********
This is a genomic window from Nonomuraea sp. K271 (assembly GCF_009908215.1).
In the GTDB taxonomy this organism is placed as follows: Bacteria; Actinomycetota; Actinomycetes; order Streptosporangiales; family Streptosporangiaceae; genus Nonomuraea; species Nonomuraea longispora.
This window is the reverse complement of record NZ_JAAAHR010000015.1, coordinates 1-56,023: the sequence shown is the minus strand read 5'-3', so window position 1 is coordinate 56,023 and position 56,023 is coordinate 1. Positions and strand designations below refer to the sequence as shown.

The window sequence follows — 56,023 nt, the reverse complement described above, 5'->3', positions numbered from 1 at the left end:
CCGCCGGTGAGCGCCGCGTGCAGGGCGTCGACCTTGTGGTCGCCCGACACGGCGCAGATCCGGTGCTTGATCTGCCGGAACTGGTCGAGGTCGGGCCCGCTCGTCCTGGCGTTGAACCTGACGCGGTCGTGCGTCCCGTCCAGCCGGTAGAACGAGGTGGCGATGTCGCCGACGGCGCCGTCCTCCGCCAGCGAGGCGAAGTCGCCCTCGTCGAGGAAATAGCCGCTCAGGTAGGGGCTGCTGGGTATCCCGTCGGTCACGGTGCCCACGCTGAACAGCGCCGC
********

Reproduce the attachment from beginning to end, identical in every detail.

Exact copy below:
This is a genomic window from Nonomuraea sp. K271 (assembly GCF_009908215.1).
In the GTDB taxonomy this organism is placed as follows: Bacteria; Actinomycetota; Actinomycetes; order Streptosporangiales; family Streptosporangiaceae; genus Nonomuraea; species Nonomuraea longispora.
This window is the reverse complement of record NZ_JAAAHR010000015.1, coordinates 1-56,023: the sequence shown is the minus strand read 5'-3', so window position 1 is coordinate 56,023 and position 56,023 is coordinate 1. Positions and strand designations below refer to the sequence as shown.

The window sequence follows — 56,023 nt, the reverse complement described above, 5'->3', positions numbered from 1 at the left end:
CCGCCGGTGAGCGCCGCGTGCAGGGCGTCGACCTTGTGGTCGCCCGACACGGCGCAGATCCGGTGCTTGATCTGCCGGAACTGGTCGAGGTCGGGCCCGCTCGTCCTGGCGTTGAACCTGACGCGGTCGTGCGTCCCGTCCAGCCGGTAGAACGAGGTGGCGATGTCGCCGACGGCGCCGTCCTCCGCCAGCGAGGCGAAGTCGCCCTCGTCGAGGAAATAGCCGCTCAGGTAGGGGCTGCTGGGTATCCCGTCGGTCACGGTGCCCACGCTGAACAGCGCCGC